The NASDAQ was almost 5,000 in 2000 and is still below 4,000 in 2013 after a huge runup. I’m not busting your chops (ok, maybe a little) but “the stock market has started to ultimately reflect (the company’s) output to the economy” is not accurate for unprofitable companies. Instead, “the stock market is reflecting the price a Greater Fool will pay for it.”

  5. I’m aware of all these. Google doesn’t have a 1,300 P/E, they have a P/E of under 30. I’ve owned Google shares since they were around $350 and I’m not selling them.

    Amazon has a 1,300 P/E and I said I wouldn’t buy it either. I just held them out as an example that has that many, many billion dollar valuation that didn’t have profits and now does have profits. The point was that all companies without profits don’t stay that way, and they often have reasons to justify that growth. Sometimes they are wrong (AOL) and sometimes they are right (Google).

    With Twitter, I don’t see it as a “Greater Fool” will pay for it. I see it as being a company that almost every big sports star, music group, company, and movie star is promoting. Are there any big consumer-facing companies not promoting their Twitter account? What other companies have that? Subway has to pay Michael Phelps for promotion. This is of huge value and I feel that over the next couple of years Twitter will turn the spigot on this firehose of potential profits. We’ve seen Google effectively do this with search and a small fraction of their other products.

    I’m not buying Twitter at $42 a share, but I was more than happy to buy in at $28 a share. Unfortunately, I haven’t gotten a chance yet.

  6. @LazyMan, it seems you are comfortable with your system, which is the bottom line. I do not understand HOW one can tell a “good” from “bad” investment, except in hindsight. Why is Twitter a good buy at $28, other than empiric evidence that the price is $42 a few days later? Why is Google a hold at $1,000, but not a buy or sell, other than the fact that you bought it at $350 (nice runup, btw)? ALL the companies have ‘reasons to justify growth’, but I’m not seeing the difference between random guessing and truly investing. Well, good luck to us all!

    re: Twitter, I would never buy it as I don’t see how it can ever be monetized. That said, if they ever find a way to spin off #BlackTwitter (which I believe to be 50% middle-aged white guys getting their Flava on) I’m in for at least $50K and don’t care if it ever makes money.

  7. Of course hindsight is perfect. However, if that was the only way to tell, we’d have to conclude that Warren Buffett is probably the luckiest man alive.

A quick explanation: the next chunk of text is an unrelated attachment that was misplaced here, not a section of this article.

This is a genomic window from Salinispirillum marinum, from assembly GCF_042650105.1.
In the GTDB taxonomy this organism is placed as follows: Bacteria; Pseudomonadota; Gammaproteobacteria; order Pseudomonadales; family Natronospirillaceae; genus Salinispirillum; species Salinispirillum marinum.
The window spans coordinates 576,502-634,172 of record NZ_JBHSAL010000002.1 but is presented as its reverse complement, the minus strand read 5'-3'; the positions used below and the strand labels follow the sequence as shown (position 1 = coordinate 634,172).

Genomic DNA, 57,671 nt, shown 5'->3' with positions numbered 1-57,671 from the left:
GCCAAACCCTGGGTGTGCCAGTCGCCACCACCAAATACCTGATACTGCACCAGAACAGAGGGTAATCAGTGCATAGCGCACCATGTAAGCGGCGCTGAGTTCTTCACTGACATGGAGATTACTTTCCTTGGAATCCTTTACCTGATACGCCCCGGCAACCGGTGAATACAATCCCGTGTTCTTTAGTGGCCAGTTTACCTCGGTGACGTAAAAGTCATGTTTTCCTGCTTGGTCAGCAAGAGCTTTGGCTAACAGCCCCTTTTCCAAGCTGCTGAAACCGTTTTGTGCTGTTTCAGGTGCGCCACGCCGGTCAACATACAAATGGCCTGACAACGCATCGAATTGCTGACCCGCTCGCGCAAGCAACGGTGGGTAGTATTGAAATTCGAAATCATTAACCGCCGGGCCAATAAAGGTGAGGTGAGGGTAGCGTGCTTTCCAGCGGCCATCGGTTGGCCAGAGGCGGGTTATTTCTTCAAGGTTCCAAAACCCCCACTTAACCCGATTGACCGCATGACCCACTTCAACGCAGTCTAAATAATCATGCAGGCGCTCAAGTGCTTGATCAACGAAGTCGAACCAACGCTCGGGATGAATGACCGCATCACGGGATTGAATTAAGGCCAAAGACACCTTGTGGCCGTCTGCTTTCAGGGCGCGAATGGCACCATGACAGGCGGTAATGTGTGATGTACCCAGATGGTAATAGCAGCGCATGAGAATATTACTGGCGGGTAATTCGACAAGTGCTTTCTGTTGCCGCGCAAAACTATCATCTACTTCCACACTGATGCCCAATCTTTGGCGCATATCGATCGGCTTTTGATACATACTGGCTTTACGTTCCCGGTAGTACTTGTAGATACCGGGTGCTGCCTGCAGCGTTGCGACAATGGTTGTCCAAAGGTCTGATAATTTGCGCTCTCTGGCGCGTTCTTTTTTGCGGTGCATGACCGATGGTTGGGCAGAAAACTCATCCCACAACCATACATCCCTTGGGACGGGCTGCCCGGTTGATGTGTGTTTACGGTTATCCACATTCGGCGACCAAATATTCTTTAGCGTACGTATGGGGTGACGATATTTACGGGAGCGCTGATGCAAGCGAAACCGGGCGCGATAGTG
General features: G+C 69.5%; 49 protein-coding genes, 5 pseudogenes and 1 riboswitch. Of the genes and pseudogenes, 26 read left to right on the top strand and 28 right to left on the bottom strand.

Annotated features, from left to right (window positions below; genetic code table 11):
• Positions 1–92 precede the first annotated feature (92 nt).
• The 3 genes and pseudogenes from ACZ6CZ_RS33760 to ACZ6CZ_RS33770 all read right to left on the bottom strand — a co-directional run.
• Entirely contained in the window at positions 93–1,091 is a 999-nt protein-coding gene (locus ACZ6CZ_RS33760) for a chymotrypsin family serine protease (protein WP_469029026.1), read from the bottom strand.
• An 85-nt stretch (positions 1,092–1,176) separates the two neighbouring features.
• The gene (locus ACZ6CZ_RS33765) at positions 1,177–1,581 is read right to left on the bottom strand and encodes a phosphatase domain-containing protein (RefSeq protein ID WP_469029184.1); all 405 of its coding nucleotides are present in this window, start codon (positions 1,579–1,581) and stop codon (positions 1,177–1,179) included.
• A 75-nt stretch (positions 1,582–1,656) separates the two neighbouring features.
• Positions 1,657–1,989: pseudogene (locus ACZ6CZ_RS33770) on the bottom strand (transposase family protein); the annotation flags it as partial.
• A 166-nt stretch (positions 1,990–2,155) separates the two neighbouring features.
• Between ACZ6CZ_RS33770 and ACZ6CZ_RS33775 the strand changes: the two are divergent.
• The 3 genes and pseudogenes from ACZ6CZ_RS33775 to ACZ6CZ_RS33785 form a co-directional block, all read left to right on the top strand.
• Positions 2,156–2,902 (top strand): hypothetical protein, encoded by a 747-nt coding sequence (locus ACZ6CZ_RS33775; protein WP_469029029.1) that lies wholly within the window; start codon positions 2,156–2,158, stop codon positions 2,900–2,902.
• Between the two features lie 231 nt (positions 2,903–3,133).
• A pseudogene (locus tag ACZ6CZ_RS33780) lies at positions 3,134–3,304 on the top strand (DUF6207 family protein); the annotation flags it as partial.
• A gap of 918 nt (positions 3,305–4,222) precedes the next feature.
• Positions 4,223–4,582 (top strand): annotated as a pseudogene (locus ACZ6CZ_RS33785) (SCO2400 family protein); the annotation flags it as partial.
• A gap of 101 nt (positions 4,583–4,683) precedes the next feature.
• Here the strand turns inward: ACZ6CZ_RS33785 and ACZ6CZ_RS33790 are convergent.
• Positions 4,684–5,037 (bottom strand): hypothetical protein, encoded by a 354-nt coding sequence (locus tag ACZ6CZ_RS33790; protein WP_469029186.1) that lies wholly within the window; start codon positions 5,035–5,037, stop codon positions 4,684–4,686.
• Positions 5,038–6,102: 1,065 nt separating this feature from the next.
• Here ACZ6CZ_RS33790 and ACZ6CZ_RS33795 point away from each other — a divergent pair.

There’s always a bunch of risk in investing in individual companies. Who knows if the company is like Enron, built on a house of cards? I invested in Palm as well because their webOS operating system was simply better than Apple’s in almost every way. Unfortunately, the company itself didn’t have the money to get the top hardware, couldn’t get the partnerships, had to sell to HP whose business people completely bungled just about every conceivable business deal possible (you mentioned the Autonomy one, which is nothing compared to how they handled webOS).

    In the end, it’s largely a gut call on my part. I saw Google with a marketcap of somewhere around $100 billion and Apple with a one of $500 or $600 billion. I asked myself which business I’d rather own, and it was Google not Apple. With Google you get many more leading businesses (top email, top mapping, top advertising, top search, and at the time the second and growing mobile OS). I’m sure I’m missing a lot of what Google does, but I just liked that business more than Apple’s. Of course, I like Apple’s current P/E (and pile of cash) now that it’s gotten cut down from the 700s.

    Anyway, when I’m looking at Twitter, I’m not necessarily caring about profits right now. I’m trying to project at what seems to be a fair market cap for a business of its impact. At $28 it would have been around a $15 billion company (I think), but at $42 it is around a $23 billion dollar company (I think). Obviously the lower price is better, right?

    I’m hoping the buzz wears off and it drops back into the mid 30s. Then I probably swoop in and try to bargain hunt it. It worked with buying Facebook around 19-20.